Under the JCT forms of contract, the contractor is entitled to terminate its employment under the contract if (amongst other things) the employer repeats a breach of contract, where the contractor has issued a default notice to the employer in relation to the previous breach. The contractor’s right to terminate arises “upon” or “within a reasonable time” of the repetition of the specified breach. This notice of termination must not be issued “unreasonably or vexatiously”.
In the following case, the contract was the JCT Form 1998 Edition, Private With Quantities and the contractor determined its employment under the contract, relying upon the above provision. (The older JCT forms refer to “determination” rather than “termination”, but there is no significance in the different terminology).
One of the key issues was whether the contractor had acted “unreasonably or vexatiously” in determining the contract. Cogent arguments were advanced on both sides:
Reinwood Limited v L Brown & Sons Limited  CILL 2413
The contract was for works in excess of £6 million. The employer was a special purpose vehicle incorporated in the Isle of Man. The works were in delay. The relationship between the parties had become increasingly strained.
The employer committed two breaches of its payment obligations:
- The first breach occurred in January 2006. The final date for payment for an interim payment was 25 January 2006. The employer made an interim payment to the contractor early, and had deducted from the amount paid, amounts by way of liquidated damages for delay. However, on 20 January 2006, the architect awarded an extension of time. The result was that the employer was, at the final date for payment, no longer entitled to withhold the entire amount of liquidated damages - £61,629 - which it had deducted. It was only entitled to deduct £12,326.
The employer failed to pay the £49,303 which was owing by 25 January 2006. The contractor sent the employer a notice of default under the contract, and the employer paid the outstanding amount within seven days (with interest).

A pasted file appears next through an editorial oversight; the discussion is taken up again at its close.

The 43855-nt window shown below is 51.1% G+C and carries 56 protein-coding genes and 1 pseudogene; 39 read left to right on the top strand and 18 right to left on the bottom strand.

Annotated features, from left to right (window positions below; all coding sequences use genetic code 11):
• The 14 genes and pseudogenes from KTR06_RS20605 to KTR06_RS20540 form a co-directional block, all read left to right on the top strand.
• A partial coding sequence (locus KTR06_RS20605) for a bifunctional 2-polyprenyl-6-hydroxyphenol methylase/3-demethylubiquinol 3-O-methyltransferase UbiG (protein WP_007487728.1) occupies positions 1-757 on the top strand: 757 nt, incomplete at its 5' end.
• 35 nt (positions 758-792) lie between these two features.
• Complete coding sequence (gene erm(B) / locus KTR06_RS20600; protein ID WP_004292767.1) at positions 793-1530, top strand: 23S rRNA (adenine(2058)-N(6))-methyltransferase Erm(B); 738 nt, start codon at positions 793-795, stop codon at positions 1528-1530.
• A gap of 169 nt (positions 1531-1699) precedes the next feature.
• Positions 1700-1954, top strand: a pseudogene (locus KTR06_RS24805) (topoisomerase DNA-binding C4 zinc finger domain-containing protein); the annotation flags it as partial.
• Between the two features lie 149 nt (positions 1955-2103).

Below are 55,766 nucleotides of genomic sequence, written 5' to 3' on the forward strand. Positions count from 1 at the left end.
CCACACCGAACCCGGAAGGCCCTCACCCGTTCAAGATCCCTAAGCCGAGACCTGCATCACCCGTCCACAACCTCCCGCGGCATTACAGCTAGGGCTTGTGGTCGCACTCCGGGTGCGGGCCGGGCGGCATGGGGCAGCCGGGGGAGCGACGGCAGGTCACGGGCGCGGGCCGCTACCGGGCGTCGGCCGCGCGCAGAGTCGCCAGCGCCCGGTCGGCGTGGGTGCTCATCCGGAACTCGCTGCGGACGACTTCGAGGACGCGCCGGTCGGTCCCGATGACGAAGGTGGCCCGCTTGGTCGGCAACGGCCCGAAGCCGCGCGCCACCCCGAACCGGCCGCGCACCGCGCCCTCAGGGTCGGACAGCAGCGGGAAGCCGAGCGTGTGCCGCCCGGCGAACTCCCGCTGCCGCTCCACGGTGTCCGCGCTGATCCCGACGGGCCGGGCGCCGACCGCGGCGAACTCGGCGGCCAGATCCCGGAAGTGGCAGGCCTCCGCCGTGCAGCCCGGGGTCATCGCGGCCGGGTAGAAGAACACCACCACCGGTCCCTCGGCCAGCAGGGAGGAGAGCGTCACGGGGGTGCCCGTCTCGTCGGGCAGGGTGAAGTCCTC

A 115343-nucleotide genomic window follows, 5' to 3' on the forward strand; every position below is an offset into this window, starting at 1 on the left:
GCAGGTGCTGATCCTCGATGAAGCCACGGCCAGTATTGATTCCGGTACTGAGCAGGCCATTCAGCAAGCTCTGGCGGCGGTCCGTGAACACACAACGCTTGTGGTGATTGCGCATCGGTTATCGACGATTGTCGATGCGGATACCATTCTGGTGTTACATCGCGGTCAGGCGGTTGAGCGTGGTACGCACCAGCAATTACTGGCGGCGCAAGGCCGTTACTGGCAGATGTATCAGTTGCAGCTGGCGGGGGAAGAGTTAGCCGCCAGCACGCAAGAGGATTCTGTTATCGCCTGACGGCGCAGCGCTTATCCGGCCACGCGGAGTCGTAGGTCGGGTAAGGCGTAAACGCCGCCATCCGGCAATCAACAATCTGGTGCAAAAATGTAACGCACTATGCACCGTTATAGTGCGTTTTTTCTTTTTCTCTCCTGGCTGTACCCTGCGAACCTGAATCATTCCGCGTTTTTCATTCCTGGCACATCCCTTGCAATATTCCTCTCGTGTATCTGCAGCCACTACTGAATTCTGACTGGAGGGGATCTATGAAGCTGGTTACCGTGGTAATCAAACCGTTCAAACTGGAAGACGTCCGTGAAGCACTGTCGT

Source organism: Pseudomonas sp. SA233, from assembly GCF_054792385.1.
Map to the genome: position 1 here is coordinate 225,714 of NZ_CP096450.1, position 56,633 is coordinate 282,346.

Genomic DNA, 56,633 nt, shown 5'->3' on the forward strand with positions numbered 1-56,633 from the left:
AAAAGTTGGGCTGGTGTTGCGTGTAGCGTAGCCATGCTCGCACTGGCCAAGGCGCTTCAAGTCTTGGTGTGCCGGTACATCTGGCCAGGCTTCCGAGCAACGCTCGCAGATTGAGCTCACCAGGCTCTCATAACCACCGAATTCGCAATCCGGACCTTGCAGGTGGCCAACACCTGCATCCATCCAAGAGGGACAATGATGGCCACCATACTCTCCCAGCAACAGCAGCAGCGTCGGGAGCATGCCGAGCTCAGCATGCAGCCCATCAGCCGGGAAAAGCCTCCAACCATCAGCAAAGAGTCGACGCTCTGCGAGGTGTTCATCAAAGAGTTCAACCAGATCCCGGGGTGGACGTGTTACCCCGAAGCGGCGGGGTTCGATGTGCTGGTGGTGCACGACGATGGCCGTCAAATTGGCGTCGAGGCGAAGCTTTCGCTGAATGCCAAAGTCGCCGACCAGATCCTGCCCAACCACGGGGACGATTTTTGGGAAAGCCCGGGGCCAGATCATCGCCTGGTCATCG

- The second breach occurred in June 2006 when the employer failed to pay an interim payment of £39,981 by 28 June 2006, which was the final date for payment. The employer made the payment on 6 July 2006.
Prior to 6 July 2006, the contractor issued a notice of determination on the basis that, by failing to pay the sum of £39,981 on 28 June 2006, the employer had repeated a specified default.
Under the JCT forms of contract, if the contractor determines the contract on the basis of the above provision, the employer is subject to an accelerated payment regime for the works properly carried out by the contractor and is deprived of its right to the retention.
The employer argued, amongst other things, that the contractor had acted “unreasonably or vexatiously” in determining the contract, and its notice of determination was therefore invalid.
What does acting ‘unreasonably’ or ‘vexatiously’ mean?
- The judge reviewed the authorities and set out the following propositions:
- It was for the employer to establish, on the balance of probabilities, that the contactor had determined the contract unreasonably or vexatiously.
- ‘Vexatiously’ meant that the contractor had an ulterior purpose or motive in determining the contract; or acted with the purpose of oppressing, harassing or annoying the employer.
- The test of what was an unreasonable determination was to be ascertained by reference to how a reasonable contractor would have acted in all the circumstances.
- The court would not substitute its own view of what was reasonable for the view taken by the contractor if the contractor’s view was one which a reasonable contractor might have taken in all the circumstances.
- The test of what was unreasonable conduct was objective.
- The effect on the employer of the determination was a factor to be taken into account, and a determination might be unreasonable if it disproportionately disadvantaged the employer.
The employer’s arguments: the contractor had acted “unreasonably or vexatiously”
The employer argued that the contractor had acted “unreasonably or vexatiously” in determining the contract because:
- The failure to make the payment on 28 June 2006 had been an oversight. It was only six days late; it was modest in amount; the contractor could easily have telephoned the employer to find out why the payment had not been made and, if it had done so, the payment would have been made sooner.